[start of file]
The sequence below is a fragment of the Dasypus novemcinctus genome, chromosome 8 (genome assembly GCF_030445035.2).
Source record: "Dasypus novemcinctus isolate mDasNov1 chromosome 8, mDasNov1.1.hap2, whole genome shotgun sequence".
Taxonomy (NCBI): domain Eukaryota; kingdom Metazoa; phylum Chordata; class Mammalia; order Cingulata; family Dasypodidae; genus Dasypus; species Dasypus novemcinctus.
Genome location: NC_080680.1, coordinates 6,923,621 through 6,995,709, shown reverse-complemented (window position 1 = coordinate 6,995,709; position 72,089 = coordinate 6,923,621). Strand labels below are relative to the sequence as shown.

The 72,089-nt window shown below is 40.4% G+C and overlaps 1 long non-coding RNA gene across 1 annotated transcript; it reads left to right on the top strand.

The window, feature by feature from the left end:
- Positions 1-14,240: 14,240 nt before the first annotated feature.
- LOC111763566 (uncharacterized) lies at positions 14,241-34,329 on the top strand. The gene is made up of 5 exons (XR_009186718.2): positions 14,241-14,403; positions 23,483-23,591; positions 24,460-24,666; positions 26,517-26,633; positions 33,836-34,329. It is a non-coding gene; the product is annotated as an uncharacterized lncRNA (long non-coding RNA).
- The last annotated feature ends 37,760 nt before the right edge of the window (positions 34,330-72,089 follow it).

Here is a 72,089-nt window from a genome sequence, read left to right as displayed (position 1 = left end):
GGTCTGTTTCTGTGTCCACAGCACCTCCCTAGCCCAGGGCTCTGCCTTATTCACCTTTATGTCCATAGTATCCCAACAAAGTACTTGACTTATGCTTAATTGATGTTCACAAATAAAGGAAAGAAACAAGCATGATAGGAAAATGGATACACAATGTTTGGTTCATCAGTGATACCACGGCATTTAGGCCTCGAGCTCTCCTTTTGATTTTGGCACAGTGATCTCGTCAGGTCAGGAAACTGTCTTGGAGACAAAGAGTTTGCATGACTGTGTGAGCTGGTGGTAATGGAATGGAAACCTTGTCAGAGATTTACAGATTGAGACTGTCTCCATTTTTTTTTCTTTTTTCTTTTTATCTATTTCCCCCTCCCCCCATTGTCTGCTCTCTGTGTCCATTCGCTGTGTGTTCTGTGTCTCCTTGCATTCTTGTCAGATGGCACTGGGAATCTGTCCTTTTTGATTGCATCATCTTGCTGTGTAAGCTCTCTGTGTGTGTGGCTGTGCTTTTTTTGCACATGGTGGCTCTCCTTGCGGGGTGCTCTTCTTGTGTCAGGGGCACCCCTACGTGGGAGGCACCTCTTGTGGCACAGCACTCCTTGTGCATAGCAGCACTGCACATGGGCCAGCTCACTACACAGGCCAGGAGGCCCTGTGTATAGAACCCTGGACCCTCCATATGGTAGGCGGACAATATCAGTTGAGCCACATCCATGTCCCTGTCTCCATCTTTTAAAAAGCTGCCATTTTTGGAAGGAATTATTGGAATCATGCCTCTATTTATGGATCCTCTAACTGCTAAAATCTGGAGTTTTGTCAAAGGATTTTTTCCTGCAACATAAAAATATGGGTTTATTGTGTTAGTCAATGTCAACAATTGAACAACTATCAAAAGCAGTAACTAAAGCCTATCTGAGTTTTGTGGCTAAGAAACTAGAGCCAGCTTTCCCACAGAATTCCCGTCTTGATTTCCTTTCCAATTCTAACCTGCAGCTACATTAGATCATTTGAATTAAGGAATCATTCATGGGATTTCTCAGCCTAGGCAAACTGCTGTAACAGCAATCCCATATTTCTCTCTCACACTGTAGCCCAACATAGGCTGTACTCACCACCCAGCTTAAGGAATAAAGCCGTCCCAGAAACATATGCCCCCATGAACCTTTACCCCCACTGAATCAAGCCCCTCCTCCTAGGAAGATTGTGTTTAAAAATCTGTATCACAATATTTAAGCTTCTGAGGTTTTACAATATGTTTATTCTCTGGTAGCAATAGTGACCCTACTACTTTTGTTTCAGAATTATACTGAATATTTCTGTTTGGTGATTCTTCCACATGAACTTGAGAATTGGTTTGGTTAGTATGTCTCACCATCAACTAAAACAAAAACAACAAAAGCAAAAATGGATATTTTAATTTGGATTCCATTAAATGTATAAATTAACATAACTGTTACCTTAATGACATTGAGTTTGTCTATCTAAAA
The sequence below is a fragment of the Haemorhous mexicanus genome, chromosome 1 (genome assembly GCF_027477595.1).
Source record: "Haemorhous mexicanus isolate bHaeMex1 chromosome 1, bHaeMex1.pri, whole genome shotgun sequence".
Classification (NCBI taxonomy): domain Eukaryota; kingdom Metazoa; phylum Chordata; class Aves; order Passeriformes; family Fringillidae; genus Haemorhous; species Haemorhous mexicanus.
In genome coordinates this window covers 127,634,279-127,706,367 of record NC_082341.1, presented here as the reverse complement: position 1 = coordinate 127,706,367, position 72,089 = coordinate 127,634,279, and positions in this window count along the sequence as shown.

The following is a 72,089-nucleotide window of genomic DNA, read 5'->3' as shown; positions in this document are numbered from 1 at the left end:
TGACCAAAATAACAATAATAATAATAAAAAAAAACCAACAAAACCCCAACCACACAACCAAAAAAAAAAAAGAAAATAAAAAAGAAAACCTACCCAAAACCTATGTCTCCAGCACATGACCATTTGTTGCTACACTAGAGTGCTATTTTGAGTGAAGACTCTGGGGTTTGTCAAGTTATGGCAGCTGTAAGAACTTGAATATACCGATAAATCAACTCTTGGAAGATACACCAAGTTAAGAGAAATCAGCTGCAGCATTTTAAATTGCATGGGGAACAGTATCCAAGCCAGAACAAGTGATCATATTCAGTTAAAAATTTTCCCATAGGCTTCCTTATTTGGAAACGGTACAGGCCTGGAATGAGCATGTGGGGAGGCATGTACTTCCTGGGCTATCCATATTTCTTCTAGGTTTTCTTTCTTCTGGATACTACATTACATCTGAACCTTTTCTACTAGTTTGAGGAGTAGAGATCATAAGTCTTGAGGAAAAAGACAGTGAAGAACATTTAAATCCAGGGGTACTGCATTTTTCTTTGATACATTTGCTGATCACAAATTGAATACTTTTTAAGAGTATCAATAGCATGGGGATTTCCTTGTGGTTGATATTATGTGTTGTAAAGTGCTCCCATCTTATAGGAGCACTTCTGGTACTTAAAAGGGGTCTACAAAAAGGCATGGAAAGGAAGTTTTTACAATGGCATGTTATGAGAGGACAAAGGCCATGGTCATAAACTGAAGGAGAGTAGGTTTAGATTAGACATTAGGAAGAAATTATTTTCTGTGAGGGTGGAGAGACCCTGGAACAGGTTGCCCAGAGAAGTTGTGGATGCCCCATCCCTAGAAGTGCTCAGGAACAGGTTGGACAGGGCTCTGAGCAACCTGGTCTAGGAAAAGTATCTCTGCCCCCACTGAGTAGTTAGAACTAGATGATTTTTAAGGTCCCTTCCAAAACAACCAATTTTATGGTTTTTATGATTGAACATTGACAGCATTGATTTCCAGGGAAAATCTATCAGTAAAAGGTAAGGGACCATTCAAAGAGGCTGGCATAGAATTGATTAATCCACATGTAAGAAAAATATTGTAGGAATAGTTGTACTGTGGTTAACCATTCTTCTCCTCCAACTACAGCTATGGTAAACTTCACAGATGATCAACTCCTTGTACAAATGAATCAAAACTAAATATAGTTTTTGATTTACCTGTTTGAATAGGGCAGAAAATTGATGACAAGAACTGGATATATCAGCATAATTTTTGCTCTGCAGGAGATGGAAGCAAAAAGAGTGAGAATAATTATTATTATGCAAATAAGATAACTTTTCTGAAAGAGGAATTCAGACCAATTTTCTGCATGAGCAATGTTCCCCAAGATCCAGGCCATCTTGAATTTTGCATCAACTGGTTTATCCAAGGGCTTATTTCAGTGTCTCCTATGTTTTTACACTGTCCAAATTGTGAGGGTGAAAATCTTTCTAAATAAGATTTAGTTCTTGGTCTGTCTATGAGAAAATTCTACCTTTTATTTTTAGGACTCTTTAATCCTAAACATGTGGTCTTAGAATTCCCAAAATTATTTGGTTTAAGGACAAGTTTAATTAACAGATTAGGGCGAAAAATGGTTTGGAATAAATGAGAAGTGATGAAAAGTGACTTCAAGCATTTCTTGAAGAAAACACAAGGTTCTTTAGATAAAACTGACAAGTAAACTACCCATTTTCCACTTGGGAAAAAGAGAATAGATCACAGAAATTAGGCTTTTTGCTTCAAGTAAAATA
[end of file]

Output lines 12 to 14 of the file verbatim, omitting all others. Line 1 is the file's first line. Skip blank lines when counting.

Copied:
The sequence below is a fragment of the Haemorhous mexicanus genome, chromosome 1 (genome assembly GCF_027477595.1).
Source record: "Haemorhous mexicanus isolate bHaeMex1 chromosome 1, bHaeMex1.pri, whole genome shotgun sequence".
Classification (NCBI taxonomy): domain Eukaryota; kingdom Metazoa; phylum Chordata; class Aves; order Passeriformes; family Fringillidae; genus Haemorhous; species Haemorhous mexicanus.